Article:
On November 21, Wisconsin 44-year-old Quiana Mann was killed when her 10-year-old son shot her, apparently in a dispute over a virtual reality headset. While the case is tragic, a strange feature of Wisconsin law is making a terrible situation even worse.
In the state, children as young as 10 charged with certain serious crimes must be charged as adults. This means that Mann's son—at only 10 years old—was charged as an adult in his mother's killing.
According to NBC, the 10-year-old whose name has been withheld from the media, was charged with first-degree reckless homicide in Mann's death. If convinced, the boy faces up to 60 years in prison—notably six times greater than his current age.
This latest case is far from the first time Wisconsin preteens have been charged as an adult in a homicide case. Most recently, a 10-year-old girl was charged as an adult on homicide charges in 2018, after she apparently beat a 6-month-old baby to death. The girl, who had recently been placed in foster care and suffered from PTSD, was eventually ruled incompetent to stand trial.
Higher profile cases, like the 2014 "Slender Man" stabbing, resulted in two girls, who were 12 at the time of the attack, being charged as adults, though both were later found not guilty by mental disease or defect and later sentenced to lengthy confinements in state psychiatric hospitals.
Thankfully, defense lawyers can motion to move cases like this to juvenile court. However, attempts to do so have failed to convince judges even with very young defendants. For example, a 13-year-old girl with a history of trauma and sexual abuse unsuccessfully attempted to move her homicide trial to adult court in 1999. She was eventually convicted and sentenced to life in prison.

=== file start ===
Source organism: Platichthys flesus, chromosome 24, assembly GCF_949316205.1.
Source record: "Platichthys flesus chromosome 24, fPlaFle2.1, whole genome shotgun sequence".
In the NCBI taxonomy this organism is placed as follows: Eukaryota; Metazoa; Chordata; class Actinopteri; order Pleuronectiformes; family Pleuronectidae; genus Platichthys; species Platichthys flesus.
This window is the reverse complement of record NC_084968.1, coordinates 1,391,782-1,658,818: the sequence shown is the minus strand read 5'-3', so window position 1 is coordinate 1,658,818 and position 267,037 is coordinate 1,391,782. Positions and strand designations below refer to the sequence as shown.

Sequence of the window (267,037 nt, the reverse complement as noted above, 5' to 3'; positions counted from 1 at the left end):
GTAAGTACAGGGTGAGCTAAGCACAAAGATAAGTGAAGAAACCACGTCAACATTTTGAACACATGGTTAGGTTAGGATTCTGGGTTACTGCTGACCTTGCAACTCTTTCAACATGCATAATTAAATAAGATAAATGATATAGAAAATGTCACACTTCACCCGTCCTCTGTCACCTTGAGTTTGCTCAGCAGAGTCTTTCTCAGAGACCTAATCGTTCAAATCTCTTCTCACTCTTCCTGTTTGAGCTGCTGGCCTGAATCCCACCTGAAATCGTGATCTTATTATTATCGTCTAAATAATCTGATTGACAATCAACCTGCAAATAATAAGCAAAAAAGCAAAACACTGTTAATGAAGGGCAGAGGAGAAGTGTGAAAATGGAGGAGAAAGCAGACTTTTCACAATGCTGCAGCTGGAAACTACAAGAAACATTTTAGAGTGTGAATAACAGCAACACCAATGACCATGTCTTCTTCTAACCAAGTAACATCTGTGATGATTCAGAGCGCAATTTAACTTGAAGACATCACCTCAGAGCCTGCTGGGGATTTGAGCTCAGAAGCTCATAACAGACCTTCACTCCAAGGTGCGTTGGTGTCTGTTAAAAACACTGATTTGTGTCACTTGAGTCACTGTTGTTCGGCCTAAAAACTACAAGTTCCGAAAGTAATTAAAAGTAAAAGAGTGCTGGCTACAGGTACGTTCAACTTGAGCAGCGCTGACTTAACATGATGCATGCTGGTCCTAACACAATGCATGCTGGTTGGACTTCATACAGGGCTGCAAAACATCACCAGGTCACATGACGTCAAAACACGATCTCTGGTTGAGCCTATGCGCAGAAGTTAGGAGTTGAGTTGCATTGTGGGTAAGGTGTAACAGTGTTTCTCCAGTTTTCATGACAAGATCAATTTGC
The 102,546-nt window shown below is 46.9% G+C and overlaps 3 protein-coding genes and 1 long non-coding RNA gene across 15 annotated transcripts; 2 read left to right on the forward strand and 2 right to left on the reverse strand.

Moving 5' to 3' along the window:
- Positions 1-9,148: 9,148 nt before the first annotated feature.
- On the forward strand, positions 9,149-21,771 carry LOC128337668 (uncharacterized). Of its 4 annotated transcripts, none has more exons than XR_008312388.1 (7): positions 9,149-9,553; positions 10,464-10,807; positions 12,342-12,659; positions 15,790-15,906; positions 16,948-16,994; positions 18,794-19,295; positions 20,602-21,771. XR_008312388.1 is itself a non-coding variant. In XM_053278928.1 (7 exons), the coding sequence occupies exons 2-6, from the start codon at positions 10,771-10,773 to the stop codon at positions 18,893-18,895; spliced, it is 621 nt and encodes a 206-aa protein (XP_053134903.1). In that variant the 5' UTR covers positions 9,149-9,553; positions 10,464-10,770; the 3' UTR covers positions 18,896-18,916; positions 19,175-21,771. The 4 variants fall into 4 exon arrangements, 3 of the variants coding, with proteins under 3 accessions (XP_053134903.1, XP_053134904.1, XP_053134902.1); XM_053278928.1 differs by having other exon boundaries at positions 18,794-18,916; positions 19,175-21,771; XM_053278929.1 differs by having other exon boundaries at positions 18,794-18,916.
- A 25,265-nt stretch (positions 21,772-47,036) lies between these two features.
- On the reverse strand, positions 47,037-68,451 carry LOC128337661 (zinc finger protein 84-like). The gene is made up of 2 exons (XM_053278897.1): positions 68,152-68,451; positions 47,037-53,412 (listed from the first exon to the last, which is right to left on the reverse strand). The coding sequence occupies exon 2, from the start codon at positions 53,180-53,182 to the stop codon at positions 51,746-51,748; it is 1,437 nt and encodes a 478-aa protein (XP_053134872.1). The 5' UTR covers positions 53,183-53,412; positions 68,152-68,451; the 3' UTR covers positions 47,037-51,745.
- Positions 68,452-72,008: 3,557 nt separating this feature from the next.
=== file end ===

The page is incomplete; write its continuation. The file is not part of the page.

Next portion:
In this most recent case, as with many others, the child at the center of this case clearly needs intensive psychiatric care, not decades in prison. It is obvious that young children who commit terribly violent acts are universally troubled. In this most recent case, the boy's sister claimed in a criminal complaint that he has experienced serious mental health problems for much of his young life. According to NBC, the boy had apparently been given a "concerning diagnosis" by a therapist, and the boy's mother had installed cameras in the home to monitor him.
Charging disturbed children as adults—and possibly sending them to prison for many decades longer than their age when they committed the crime—doesn't make people safer and doesn't provide justice to crime victims. When a young child commits a horrific act of violence, their tender age indicates the need for intensive mental health, not a purely punitive sentence.